3. http://www.realestateweb.co.za/realestatew...0&sn=Detail Joburg property: cheaper now than last year Jackie Cameron 22 February 2008 Top estate agency group reveals property prices are dropping – and could have much more to go. Cause for alarm? A big bank which tracks residential property prices and a top estate agency group have revealed that home values in some Johannesburg suburbs are on the decline. They say they can see, from recent deals, it is cheaper in some areas to buy now than it was this time last year. Although it is very difficult to accurately track residential prices - because the same assets don't repeatedly change hands like, for example, listed shares - it is possible to get an idea of trends based on similar properties changing hands. Bank statistics have generally been pointing to a property market in which price growth has been slowing, rather than prices actually declining. But, this week, FNB admitted that some areas are indeed showing price drops. However, the bank statistical experts did not want to divulge the names of the suburbs. They told Realestateweb that the statistical samples were too small to prove anything conclusive in some cases - and in others the figure was being swayed, by for example many sales of much lower priced properties pulling the average down. Generally, the bank still believes prices are growing, albeit at a very modest pace on average. It also has figures that show many suburbs around the country with double digit price growth. Estate agents are often best-known for talking positively about, or "talking up", property prices. So it is unusual when an industry player suggests property prices will not necessarily keep heading upwards. Lew Geffen, who heads the Lew Geffen Sotheby's International Realty estate agency group, told Realestateweb that he sees prices have dropped. Looking at the figures that are crossing his desk, "I can see a 6-8% shift in prices" for Johannesburg in general, he said. Geffen believes that this is potentially just the start of a drop in prices. He predicts that prices could plummet as much as 20-30% in the next two to three years if interest rates do not come down and sentiment about the country remains negative. Geffen said the boom years earlier this decade were "like living in an unreal world", though of course South Africa's prices have been playing catch up to elsewhere. Unlike many, Geffen said he is not contemplating emigration. "I am very committed to South Africa. I've got huge investments in South Africa. I would like to see it come right," he said. As at other estate agency groups, Lew Geffen Sotheby's International Realty is seeing many new listings as a result of families' decisions to emigrate. "In the past they wouldn't come out and say this directly. Now they are," said Geffen. Estate agents, meanwhile, have also told Realestateweb that times are challenging. Myrna Powell, rated very highly by the chief executive officer of a listed company on Realestateweb's Rate Your Agent tool, said that business conditions are "tough" right now. Nevertheless, the Jawitz Properties' agent said she remains positive that this is "a cycle we are going through and we'll come out of it". Others have said there are still many sellers who have unrealistic expectations of what they can achieve - while the shrinking pool of buyers is made up largely of bargain-hunters. Estate agency boss Berry Everitt, of Chas Everitt International, is more upbeat about where property values are heading. He believes residential prices will generally remain stable for now, as predicted by economists at the big banks, and are expected to head up in line with inflation over time. Property could easily be 60-70% more expensive in four-five years than it is now. Of comments that more than 85% of sellers are offloading properties below asking price, he said: "That has been the case for the last 50 years". Most sellers don't achieve the price they want, he said. Everitt said he is confident that property remains a good investment for the investor, who has a longer-term investment horizon than the risk-taking "speculator". "Bricks and mortar has always been a good investment for my family," said Everitt of returns made over the past three decades. He said he too remains optimistic about the longer-term economic picture for South Africa - and in particular the returns from residential property. * Are property values dropping in your area, or just going up more slowly than they have in the past? Tell us about your local market conditions, below this article. Or send us an email.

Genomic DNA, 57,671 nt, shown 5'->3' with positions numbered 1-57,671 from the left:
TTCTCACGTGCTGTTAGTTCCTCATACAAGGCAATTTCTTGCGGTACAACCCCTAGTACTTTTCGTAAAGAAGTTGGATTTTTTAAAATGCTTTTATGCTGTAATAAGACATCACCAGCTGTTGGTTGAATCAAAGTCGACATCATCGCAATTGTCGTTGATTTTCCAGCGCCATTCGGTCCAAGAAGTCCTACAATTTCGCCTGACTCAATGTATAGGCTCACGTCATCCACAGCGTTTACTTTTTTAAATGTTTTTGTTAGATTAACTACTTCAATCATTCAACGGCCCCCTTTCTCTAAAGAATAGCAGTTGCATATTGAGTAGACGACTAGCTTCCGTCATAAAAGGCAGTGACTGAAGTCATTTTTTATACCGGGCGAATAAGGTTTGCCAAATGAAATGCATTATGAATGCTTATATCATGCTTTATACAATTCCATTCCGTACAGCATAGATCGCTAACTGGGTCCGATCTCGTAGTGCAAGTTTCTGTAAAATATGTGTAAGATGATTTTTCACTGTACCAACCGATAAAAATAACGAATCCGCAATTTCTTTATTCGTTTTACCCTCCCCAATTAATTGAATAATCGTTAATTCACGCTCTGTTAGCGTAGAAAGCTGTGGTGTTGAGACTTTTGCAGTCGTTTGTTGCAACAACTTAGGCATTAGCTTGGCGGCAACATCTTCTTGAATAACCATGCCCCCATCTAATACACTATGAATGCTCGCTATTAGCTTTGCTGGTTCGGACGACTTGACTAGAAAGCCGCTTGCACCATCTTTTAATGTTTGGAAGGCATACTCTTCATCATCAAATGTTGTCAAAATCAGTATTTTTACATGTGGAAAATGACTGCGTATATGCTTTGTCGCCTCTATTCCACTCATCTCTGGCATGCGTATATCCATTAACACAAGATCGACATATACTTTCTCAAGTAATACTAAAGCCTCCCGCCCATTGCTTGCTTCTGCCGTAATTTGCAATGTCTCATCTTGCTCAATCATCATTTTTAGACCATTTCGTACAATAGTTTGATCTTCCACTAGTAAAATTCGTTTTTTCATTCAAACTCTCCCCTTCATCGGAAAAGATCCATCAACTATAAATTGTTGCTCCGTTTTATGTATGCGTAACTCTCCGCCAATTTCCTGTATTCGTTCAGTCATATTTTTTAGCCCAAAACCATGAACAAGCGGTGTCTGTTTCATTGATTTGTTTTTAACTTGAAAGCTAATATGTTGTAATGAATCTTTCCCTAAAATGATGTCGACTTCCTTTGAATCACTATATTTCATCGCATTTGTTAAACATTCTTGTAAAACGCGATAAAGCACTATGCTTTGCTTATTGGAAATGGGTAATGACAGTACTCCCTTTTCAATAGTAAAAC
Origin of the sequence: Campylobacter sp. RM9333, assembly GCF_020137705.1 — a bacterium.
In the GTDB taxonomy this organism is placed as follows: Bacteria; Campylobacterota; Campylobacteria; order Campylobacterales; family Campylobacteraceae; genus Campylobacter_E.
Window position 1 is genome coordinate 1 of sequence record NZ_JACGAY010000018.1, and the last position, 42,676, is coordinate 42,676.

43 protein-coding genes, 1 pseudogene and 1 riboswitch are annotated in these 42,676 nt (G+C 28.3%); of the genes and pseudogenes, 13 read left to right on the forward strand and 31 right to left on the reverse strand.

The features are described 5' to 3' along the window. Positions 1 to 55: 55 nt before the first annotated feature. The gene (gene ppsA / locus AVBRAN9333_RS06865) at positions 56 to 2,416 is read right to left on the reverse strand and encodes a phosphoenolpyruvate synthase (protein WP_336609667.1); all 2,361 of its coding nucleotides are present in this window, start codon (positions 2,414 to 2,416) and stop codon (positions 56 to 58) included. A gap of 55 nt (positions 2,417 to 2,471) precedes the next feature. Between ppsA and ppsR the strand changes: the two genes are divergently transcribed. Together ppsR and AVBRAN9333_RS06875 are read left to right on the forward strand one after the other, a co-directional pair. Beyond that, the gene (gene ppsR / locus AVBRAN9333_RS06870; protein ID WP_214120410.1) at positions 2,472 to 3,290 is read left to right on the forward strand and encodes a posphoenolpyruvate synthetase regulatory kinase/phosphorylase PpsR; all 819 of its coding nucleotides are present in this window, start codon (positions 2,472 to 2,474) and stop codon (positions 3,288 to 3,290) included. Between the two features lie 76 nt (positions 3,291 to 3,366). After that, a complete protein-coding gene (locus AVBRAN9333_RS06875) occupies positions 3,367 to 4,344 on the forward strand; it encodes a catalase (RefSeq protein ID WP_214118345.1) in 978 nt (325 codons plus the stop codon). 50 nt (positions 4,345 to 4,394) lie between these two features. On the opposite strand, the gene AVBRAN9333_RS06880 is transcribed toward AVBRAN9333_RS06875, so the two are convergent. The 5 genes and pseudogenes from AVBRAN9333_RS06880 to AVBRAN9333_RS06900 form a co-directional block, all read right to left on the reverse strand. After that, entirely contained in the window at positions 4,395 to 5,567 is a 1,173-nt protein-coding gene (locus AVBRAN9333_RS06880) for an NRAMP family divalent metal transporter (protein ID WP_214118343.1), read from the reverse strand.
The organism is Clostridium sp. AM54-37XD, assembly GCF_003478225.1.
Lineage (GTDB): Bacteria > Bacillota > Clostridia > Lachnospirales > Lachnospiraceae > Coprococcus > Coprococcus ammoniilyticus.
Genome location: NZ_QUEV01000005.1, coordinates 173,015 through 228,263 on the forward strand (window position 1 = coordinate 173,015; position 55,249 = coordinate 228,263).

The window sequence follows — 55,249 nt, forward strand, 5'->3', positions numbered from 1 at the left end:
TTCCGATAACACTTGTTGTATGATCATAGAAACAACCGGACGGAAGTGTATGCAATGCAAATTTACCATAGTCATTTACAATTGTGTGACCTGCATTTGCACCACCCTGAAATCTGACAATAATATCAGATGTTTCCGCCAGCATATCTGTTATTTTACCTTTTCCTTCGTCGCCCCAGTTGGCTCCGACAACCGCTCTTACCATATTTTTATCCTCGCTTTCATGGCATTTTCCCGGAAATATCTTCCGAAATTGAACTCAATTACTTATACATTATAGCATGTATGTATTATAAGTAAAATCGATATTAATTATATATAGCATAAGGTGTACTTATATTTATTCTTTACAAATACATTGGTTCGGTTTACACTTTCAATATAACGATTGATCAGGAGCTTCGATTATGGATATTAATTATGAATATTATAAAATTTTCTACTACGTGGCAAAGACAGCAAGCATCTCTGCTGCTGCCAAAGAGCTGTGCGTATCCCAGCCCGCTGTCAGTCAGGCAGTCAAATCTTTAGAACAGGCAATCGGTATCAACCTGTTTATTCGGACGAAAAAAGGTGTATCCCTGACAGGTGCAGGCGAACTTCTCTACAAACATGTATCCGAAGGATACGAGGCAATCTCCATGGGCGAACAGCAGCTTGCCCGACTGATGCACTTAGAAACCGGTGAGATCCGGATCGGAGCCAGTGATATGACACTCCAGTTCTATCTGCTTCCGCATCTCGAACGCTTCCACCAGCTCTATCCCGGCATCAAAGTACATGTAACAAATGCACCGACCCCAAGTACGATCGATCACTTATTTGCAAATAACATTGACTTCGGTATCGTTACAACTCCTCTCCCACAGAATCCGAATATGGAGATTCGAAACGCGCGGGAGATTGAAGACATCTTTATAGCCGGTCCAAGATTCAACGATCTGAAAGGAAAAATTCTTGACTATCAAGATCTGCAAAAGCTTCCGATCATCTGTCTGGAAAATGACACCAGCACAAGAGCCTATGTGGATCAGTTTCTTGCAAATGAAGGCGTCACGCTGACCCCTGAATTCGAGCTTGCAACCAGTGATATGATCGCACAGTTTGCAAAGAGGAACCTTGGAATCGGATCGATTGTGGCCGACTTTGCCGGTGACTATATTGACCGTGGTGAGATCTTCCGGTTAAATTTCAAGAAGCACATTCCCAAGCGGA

4. http://www.realestateweb.co.za/realestatew...8&sn=Detail The R50 000-a-month property shocker Realestateweb reporter 07 February 2008 That’s what you need to earn, as a minimum, to qualify for a very ordinary home – interview. If you are wondering why you can't afford an ordinary home, look no further than your salary slip. The introduction of the National Credit Act (NCA) has meant that you need to earn at least R50 000/month and be frugal with your cash if you have any hope of qualifying for a bank loan for the average house - and that now costs R962 000, according to Absa. Before the NCA, banks could look at your income and give you a percentage of this. Now, however, they can only grant you a loan based on what you have left in your account after you have paid all your bills. Speaking on the Moneyweb Power Hour on Wednesday, Absa property analyst Jacques du Toit confirmed that you have to have about R36 000 in after-tax income to be in a position to buy the average house. That, in turn, would mean you need a pre-tax income of about R50 000 - a figure that is very far from average in the South African context. On R962 000, a 100% mortgage will set you back R12 300/month, said Du Toit. Economists don't see prices plummeting, even though the economy is under pressure and fears are growing in some quarters that we may be heading for a recession. Instead, Du Toit told Moneyweb Power Hour host Alec Hogg: "People will most probably have to look at smaller, more affordable high-density properties in future." While new developments have characterised the property landscape in recent years, expect to see fewer new offerings. "If electricity cannot be provided or guaranteed, many new developments will probably not take place, which will have supply and demand issues focusing on the existing segment of the housing market," said Du Toit. Absa's latest House Price Index shows that the residential property market is at its lowest rate of growth since December 1999 - and things could still get worse.